Lexington Travel Guide

Get Your Bearings in Lexington

Where to Stay

Hotel accommodations in Lexington, Kentucky range from budget to luxury, but you’ll want to book something downtown for easy access to the rest of the city. The city is set up like a wheel with spokes, with main arterial roads running from downtown Lexington out into horse country. Getting to and from downtown Lexington is easy, too. 

Hot Tips: Blue Grass Airport is about a 10-minute drive away from downtown hotels (as are the famous horse farms, golf courses and major attractions such as the Kentucky Horse Park).

 

What to Eat

Downtown is home to many of Lexington’s most popular and creative restaurants including many nestled in hotels. Try the Triangle Grille at the Hilton Lexington/Downtown, The Blue Fire Grill at the Hyatt Regency or Jonathan’s at the Gratz Park Inn. Outside the hotels are more than 90 places to eat in downtown Lexington from fast food options at the Food Court at The Shops at Lexington Center to the Chase Tap Room for a cocktail before a show at the Lexington Opera House. Also venture to Jefferson Street, Lexington’s newest burgeoning restaurant district. 

Take It or Leave It: Woodford Reserve Bourbon Academy offers instruction and hands-on experiences around the distillery.
Be Sure to Sample: Kentucky bourbon, mint julep.

 

Things to See

As the horse capital of the world, Lexington does love its horses. Enjoy horses and more in Lexington's Bluegrass Region including seeing nearly 50 breeds of horses at the Kentucky Horse Park or visiting the grounds at Keeneland Race Course. Take a tour of one of the four period historic homes of the area’s most famous citizens including Mary Todd Lincoln’s home. Or take another type of tour: visit all of the Kentucky Bourbon Trail® distilleries. Historic downtown Lexington is filled with shops, galleries, restaurants and historic sights.

Caution: Lexington Center is home court to one of the top programs in college basketball, the University of Kentucky Wildcats. Tickets are difficult to obtain but you may call ahead to check availability.

 

Places to Party

Local theater, Broadway shows, concerts, bar hopping. . .there is no shortage of nightlife activities in Lexington. Live concerts are especially popular. The Rupp Arena seats 23,000 and hosts top country, pop and rock acts throughout the year. For smaller concerts, Bar Lexington downtown has an energetic atmosphere and features a variety of entertainers every week: local, regional and national. The new Buster's in the distillery district is a popular concert venue. Or grab your hat and boots and head out to Austin City Saloon in Woodhill, Lexington's original country bar and home of John Michael Montgomery.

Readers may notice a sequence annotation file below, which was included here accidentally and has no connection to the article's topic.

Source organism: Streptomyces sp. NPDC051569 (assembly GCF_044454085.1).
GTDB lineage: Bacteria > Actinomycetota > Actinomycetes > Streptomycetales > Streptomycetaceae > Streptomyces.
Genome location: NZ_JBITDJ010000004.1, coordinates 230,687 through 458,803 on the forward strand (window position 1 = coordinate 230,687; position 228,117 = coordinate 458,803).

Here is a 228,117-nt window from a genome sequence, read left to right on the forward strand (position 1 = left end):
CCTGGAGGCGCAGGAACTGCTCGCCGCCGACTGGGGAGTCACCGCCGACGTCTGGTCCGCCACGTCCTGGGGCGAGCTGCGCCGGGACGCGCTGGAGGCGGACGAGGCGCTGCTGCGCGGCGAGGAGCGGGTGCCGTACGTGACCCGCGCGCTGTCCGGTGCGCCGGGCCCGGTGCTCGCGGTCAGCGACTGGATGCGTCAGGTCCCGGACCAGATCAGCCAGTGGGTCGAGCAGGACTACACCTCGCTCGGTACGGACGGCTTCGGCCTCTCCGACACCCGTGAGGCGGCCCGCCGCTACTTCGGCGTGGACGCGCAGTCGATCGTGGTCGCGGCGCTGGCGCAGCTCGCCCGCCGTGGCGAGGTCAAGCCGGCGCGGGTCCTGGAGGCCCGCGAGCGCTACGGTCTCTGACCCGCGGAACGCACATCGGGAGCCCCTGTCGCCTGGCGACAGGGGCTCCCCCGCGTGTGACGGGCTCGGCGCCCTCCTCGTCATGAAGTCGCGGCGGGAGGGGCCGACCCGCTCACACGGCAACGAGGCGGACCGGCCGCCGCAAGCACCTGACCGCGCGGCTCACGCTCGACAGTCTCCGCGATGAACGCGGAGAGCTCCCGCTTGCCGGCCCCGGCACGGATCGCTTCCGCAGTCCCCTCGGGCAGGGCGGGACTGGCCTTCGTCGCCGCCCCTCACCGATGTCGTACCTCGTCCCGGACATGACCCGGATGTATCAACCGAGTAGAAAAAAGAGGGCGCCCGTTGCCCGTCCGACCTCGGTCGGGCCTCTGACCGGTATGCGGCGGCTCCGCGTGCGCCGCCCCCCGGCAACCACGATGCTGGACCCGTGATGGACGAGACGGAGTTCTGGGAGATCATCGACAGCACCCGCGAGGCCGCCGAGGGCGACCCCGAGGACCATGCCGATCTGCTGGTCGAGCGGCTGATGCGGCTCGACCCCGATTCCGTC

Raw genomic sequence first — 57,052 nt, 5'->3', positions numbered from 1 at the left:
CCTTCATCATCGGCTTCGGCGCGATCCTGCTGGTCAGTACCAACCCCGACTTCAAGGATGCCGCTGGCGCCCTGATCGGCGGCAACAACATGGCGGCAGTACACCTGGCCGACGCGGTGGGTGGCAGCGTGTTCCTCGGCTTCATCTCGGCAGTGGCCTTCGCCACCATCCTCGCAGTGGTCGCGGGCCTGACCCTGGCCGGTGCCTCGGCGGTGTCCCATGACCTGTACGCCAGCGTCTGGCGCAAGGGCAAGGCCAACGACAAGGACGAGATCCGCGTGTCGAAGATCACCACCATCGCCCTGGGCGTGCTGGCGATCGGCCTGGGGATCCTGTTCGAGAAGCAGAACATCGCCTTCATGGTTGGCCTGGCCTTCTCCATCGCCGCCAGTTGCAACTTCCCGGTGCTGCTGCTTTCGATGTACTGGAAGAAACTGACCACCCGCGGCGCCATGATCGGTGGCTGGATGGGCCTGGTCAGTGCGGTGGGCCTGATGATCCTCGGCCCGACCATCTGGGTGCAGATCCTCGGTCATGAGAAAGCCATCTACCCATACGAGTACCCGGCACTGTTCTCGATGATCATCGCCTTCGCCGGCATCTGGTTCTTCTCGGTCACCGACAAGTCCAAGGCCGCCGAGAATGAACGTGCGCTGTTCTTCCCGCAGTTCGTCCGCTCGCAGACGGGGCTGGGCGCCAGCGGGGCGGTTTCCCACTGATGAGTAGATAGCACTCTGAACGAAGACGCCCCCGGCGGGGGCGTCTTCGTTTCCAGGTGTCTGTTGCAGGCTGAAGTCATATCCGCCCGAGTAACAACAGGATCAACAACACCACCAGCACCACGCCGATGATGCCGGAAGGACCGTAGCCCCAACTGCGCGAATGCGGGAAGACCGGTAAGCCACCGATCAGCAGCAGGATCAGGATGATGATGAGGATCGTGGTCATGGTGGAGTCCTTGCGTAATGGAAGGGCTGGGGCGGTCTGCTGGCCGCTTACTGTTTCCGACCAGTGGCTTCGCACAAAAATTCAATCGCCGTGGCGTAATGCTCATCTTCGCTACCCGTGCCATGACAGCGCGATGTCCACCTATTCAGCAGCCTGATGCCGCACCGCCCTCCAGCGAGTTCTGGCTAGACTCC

Caution: Many clubs close at 1 am, but some remain open until 2:30 am.

 

Where to Shop

From brand names to bargain buys to a collection of locally owned and operated boutiques and specialty shops, Lexington packs in a lot of shopping experiences. Woodland Triangle is local shopping at its best where shoppers can find fair trade treasures at Lucia’s World Friendly Boutique, The Black Market Boutique, natural fibers and classes at Magpie Yarn or meet a local Lexington author at Black Swan Books.
Victorian Square, at the heart of downtown Lexington since the 1880’s, has 16 buildings offering visitors an original mix of shopping, galleries, restaurants, bars, and even a theater and museum for the kids.

Hot Tips: An interesting used bookstore is located in the basement of the Lexington Public Library.
Best Local Souvenir: Rebecca Ruth bourbon ball.

 

Ready for Your Dream Vacation?

 

About Lexington

Rich in history, progressive in thought, and renowned for bourbon and thoroughbreds, Lexington is inextricably connected to its roots — quite literally, in fact. Built on a limestone foundation, the central Kentucky town owes much to its setting. The lush expanses of bluegrass that help foster the horse industry thrive on limestone, whose mineral presence in local springs and streams also contributes to both the smoothness of locally made liquor and the strength of equine bones.

The city itself, like its highly touted trademarks, exhibits both refinement and fortitude. Founded in 1775 at McConnell Springs, Lexington takes its name from the Massachusetts town that stood up against British forces early in the American Revolution. Although troubled relations with Native Americans caused initial settlement to lag, once people came to the area, Lexington grew quickly. Its fertile soil and pristine pastureland helped wealth flow quickly into the frontier community, and residents developed a strong affinity for the finer things in life, from tobacco to the equestrian arts. By 1797, Lexington had its first organized jockey club, a bustling fine arts scene, and a reputation as the "Athens of the West." Fittingly enough,...  Read more »